Thursday, November 6, 2008

Repurposing sweaters into pants for babies/toddlers

Repurposing sweaters into pants for babies/toddlers.

The best thing about wool pants is that you don't need a diaper cover as well. Great for nighttime!

You have two choices plain sweater or gently felted sweater. I tend to use gently felted sweaters because I find they work better as diaper covers and it is when a sweater goes from functional to too small for wearing and needs to be repurposed.


Gently felted women's size small lambswool sweater




Lay sweater flat with sleeve extended.
Slice off both sleeves vertically in the same place at the armpit .
Lay sleeves flat side by side. If the sleeves taper (most do) put the taper on the inside.




Now take a pair of pants that fit your baby - not snugly - and copy the rise - measure down from the waist to the crotch and cut the inside edges of your sweater arms/legs to that point then cut down another 3 cm so you have room to do a waist band.



Turn the sleeves inside out and sew around the U of the crotch with good sides together - first a running stitch then go back and reinforce it with a zigzag on the machine or blanketstitch by hand.

Fold back the top and make a casing either for elastic or a knitchain tie (fingerknit or icord) Feed that through and you're good to go.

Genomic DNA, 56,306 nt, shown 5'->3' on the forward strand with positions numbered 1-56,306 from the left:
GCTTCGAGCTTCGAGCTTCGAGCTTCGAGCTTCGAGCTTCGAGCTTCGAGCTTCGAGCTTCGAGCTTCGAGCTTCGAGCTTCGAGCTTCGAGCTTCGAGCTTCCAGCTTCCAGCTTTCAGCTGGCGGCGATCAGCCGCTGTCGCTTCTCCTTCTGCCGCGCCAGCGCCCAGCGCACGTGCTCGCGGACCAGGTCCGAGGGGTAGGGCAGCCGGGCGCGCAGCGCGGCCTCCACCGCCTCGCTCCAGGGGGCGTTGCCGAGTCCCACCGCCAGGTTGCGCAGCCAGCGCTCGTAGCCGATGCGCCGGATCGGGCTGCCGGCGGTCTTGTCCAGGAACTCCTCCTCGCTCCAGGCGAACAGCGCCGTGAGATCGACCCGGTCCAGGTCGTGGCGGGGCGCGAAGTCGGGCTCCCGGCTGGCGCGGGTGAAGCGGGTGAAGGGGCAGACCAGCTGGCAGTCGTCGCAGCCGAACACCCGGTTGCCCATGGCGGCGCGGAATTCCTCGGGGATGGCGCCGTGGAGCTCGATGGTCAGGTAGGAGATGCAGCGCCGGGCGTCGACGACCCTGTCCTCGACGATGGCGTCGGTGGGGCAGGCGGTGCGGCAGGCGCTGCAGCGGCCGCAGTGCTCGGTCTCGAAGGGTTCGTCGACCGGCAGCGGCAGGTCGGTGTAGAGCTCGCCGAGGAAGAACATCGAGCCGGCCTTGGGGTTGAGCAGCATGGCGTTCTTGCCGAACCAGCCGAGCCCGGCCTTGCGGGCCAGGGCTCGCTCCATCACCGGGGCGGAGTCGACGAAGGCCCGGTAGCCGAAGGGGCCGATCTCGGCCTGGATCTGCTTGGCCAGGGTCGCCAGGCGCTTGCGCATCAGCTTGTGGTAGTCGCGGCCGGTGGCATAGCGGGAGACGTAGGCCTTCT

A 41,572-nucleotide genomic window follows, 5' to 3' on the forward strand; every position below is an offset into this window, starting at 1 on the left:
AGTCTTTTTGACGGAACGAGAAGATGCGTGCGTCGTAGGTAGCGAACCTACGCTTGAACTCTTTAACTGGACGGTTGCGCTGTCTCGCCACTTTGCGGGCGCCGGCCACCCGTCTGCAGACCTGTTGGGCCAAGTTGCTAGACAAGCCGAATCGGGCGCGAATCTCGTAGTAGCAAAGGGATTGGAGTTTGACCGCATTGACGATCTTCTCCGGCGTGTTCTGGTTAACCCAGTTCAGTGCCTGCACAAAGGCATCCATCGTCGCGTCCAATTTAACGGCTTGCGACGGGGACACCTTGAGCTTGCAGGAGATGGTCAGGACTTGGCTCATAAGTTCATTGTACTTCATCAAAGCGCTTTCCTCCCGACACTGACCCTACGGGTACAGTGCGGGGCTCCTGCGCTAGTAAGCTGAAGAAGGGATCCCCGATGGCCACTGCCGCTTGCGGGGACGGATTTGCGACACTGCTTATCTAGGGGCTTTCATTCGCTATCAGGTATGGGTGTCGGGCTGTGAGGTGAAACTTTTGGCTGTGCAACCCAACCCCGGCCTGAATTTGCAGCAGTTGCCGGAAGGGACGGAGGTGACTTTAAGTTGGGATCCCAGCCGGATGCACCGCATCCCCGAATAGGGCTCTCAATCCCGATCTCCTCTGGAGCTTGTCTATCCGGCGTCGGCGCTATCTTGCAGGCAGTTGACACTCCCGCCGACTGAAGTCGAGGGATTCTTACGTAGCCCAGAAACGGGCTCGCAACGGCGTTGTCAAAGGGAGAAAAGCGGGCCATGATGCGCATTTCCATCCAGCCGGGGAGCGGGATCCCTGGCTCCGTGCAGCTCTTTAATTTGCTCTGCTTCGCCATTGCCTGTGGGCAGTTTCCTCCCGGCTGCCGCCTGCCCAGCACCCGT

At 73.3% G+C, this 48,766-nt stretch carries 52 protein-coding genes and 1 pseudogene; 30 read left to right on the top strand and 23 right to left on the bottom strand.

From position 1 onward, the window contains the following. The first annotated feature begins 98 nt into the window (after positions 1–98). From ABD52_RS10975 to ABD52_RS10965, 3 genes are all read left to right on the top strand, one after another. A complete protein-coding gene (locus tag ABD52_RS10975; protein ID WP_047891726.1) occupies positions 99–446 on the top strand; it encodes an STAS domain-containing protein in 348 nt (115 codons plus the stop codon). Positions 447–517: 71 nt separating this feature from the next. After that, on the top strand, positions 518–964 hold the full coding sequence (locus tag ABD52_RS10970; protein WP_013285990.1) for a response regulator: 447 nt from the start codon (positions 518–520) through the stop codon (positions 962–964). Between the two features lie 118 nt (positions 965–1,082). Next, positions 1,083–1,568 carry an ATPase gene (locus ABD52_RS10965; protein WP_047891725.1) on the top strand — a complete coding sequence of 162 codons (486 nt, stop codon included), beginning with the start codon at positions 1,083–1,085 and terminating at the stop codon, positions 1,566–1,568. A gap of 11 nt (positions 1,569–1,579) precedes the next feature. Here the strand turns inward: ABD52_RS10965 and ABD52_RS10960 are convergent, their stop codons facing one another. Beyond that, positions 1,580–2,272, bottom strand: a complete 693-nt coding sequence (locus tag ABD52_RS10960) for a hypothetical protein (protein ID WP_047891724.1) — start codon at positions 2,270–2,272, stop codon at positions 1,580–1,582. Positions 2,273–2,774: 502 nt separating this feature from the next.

The final product on sad sick baby...


What to do with the remaining sweater body? Well it can repurposed into MANY things but if you need more diapercovers here's a pattern I've held onto since 1998! By Phan:

Butt Sweaters are easy to make without a pattern. Felt a recycled soft 100% wool sweater by washing in hot water and drying two times. Once your sweater is felted, cut off the sleeve cuffs (just a few inches of them if they’re really long) and the neckline (from a crewneck) and save these. Cut 2 big triangles from the front and back of the sweater, with the waistband of the sweater being one side, and the point being up near the neck. Fold the corners so the point is in the middle and meets the waistband. The waistband of the sweater will be the soaker’s waistband. Sew from the waistband down about halfway on each side. This will connect the 3 points, and leave leg holes. Sew the cuffs in the leg holes as you would any standard sleeve. Trim the leg hole seams if needed. Cut the neckband in half and sew the ends of each half together so you have two circles. Sew these into the leg holes of the second soaker.

Done!

6 comments:

skylark said...

Impressive... you're a genius!

deb said...

I am so impressed too. Poor Sam...he looks sick

xup said...

Maybe that wool sweater is itchy on his legs.Just thinking about wool sweaters makes me feel itchy. But the sweater pants are ingenious indeed.

zoom said...

Do you take blogging requests Mudmama? I'd love for you to do a post about what one might do with a brick of beeswax that one purchased on impulse.

Oma said...

Mud Mama ... you must be very busy getting the house ready for re-sale. I miss your blog posts.

Zoom: I have been collected pine cones and would, if I had that brick of beeswax, dip some into melted pools of it to make wonderful fire starters. Whee did you buy it? Is it expensive?

punkindunk said...

Whoa... That makes me wish I could sew. Too cool!